Society and communities
Sharing knowledge is key to fully understanding the impact of Covid
Introducing a blog series on the University of Nottingham’s ongoing research contribution to the Covid-19 effort.
The pandemic has affected every aspect of our lives: how we interact with each other, how we see our families and friends and how we work and travel. Undoubtedly our perspectives have changed too; we will always be a Covid-19 generation. The impact research has on our daily lives has never been more apparent, so this is an interesting time to be prioritising public engagement. Our researchers have contributed to the Covid-19 effort across a truly impressive and broad range of disciplines and this latest blog series puts some of this work in the spotlight.
We will be highlighting a different area of Covid-related research each week, starting with Dr Chris Coleman’s research on finding out why the virus causes disease. We will consider lockdown has impacted wider social issues like forced marriage in the UK (Dr Helen McCabe), the exploitation of children for drug transport (Dr Ben Brewster), low-skilled workers from migrant communities (Dr Oana Burcu) or working-class women (Professor Tracey Warren).
"It is important that we share our research with our community of students, staff and the wider public in an accessible way that promotes shared understanding that can be responded to. We need to understand how we can use this information to work with communities and make a better future."
The university has contributed to the Covid-19 effort in myriad ways, from patient-facing frontline activity and vaccine development to the impacts on the wider community and vulnerable groups. I’m going to focus my attention on two stories that summarise for me our current and future impact on people’s lives. Back at the start of the pandemic many operations were put on hold for the safety of both patients and the surgical team. One such operation is cochlear implant surgery, which restores hearing in deaf children. This most benefits such children if the operation is carried out at the earliest possible stage of their development. Vital time was passing for these children, but carrying on would have put everyone at risk. The surgical team, led by Douglas Hartley, a Professor of Otology and Consultant ENT surgeon, developed a scientifically proven, novel way to safely restart the surgery by developing new, innovative PPE, helped by the anatomy team at the university. The impact of being able to restart the surgery after just a few weeks, while still only beginning to understand the virus, was really important for these children and their families. You can read the full story here.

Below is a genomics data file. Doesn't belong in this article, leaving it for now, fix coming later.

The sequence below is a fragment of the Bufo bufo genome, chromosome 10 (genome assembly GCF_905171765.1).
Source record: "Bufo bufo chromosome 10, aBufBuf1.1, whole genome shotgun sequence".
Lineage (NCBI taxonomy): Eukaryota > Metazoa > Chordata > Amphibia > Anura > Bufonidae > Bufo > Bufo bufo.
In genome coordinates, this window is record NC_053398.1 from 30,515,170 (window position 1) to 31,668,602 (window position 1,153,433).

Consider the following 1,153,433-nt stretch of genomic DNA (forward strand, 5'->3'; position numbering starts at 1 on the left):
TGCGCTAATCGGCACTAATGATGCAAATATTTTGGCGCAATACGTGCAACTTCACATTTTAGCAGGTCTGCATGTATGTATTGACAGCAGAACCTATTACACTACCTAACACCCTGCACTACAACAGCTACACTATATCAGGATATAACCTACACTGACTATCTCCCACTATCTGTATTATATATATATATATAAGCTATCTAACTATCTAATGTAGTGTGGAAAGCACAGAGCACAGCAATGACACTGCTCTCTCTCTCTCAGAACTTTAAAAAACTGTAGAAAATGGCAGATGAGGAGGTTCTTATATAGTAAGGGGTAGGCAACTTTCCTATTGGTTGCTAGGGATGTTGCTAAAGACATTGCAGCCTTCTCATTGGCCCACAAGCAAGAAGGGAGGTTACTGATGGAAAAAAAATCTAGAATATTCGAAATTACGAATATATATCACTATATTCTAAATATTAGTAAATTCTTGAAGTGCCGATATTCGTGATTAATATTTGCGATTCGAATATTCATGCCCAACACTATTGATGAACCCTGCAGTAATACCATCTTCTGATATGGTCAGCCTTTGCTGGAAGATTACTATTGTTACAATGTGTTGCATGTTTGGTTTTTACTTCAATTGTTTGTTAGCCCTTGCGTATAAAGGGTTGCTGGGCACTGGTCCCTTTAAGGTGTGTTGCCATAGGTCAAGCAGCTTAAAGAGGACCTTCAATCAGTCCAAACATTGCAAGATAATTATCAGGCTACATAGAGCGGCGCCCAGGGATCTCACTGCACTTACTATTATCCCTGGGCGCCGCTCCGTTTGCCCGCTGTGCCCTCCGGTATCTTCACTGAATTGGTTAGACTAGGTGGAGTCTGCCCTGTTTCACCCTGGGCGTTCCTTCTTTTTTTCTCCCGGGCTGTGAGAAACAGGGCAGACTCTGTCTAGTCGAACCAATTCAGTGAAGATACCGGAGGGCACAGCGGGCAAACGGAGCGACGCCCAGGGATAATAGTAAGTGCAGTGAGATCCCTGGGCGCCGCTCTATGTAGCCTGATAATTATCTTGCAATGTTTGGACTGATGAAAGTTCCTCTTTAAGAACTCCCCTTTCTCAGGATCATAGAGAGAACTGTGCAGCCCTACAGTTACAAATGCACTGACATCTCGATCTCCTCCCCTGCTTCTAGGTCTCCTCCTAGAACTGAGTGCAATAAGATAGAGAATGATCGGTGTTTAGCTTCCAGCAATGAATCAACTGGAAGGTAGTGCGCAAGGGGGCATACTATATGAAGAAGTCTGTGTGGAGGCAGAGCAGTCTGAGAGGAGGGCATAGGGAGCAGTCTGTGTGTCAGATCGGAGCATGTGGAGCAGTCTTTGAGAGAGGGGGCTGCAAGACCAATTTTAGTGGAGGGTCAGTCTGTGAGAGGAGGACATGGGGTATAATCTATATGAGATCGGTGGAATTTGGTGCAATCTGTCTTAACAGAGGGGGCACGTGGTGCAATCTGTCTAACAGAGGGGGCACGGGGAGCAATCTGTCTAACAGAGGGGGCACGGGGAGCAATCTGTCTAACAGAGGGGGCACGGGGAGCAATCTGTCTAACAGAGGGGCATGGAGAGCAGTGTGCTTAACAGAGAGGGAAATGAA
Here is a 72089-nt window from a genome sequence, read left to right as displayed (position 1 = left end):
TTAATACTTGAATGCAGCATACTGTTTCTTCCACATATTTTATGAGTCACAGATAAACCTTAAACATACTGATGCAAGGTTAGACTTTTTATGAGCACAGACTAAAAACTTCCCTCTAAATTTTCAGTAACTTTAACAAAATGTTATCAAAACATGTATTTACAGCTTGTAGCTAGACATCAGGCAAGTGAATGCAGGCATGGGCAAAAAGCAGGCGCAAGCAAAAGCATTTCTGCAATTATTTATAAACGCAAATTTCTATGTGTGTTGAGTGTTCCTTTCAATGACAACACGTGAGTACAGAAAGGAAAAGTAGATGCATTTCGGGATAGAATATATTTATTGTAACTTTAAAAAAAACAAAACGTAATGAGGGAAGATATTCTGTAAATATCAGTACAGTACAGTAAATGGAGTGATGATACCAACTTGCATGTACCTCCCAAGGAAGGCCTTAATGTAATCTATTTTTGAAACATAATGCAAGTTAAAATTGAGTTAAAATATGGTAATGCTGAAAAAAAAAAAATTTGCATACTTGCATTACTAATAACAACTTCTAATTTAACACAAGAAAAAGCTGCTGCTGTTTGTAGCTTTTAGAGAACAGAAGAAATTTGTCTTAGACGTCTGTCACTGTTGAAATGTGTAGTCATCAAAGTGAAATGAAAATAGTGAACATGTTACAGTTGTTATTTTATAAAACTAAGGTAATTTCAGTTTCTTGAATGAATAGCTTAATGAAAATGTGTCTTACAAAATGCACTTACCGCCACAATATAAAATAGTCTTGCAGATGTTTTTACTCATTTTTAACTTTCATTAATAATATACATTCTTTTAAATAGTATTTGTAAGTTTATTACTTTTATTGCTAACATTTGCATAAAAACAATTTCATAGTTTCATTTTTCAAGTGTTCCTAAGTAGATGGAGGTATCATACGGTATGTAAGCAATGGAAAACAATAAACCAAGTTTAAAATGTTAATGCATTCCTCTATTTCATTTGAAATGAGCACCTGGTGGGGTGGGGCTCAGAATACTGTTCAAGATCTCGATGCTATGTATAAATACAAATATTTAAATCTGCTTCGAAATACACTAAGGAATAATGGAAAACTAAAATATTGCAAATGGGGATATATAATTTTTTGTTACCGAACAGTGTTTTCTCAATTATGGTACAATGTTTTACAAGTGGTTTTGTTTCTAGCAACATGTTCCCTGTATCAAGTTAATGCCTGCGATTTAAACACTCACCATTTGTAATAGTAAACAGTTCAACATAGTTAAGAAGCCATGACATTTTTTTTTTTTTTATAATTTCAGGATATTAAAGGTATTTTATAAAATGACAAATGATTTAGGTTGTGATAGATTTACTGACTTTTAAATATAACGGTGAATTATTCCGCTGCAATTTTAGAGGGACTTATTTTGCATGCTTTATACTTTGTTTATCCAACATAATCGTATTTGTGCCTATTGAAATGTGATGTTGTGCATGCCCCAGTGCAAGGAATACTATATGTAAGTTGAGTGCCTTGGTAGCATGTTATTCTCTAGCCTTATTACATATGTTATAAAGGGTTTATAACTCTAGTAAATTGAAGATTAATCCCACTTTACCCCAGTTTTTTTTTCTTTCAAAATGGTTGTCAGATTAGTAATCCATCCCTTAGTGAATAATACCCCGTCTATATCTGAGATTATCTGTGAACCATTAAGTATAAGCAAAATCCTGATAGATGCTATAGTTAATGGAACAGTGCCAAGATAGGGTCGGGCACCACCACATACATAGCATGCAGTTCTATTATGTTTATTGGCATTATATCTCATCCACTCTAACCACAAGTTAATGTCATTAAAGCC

Covid-19 has devastated care homes, in terms of infections and deaths, and in the long-term effects of separation of older people from their families. Professors Adam Gordon and Philip Bath are leading the PROTECT-CH study via the Nottingham Clinical Trials Unit. The PROTECT-CH study will trial drugs which might be able to either prevent or reduce the severity of Covid-19 outbreaks in care homes. This is important because care home residents will be particularly vulnerable as new variants emerge and we need to have additional preventative therapies available ahead of next winter. Professor Gordon adds: “Public engagement with this work is essential. Care homes have become an emotive topic during the Covid-19 pandemic and it is important that everything we do in the PROTECT study is informed by what care home residents and their families want.” Read more here.
At the same time Covid has shone a spotlight on the value of experts to help to explain and interpret data. Our researchers, including Professor Jonathan Ball, are often in the media helping to translate complex ideas in a way the public can understand. And one of our own alumni, Professor Jonathan Van Tam, is coming to speak with our student body in April. Book your place.
To live in the ‘new normal’ our research will need to be holistic, and informed by the wider community. Public engagement with research to promote shared understanding of Covid and social consensus on how to go about recovery locally, nationally and globally has never been more important and this will be the focus of my new role as Academic Lead for Public Engagement.
Susan Anderson is the Academic Lead for Public Engagement at the Institute for Policy and Engagement and a Professor of Anatomy in the School of Life Sciences.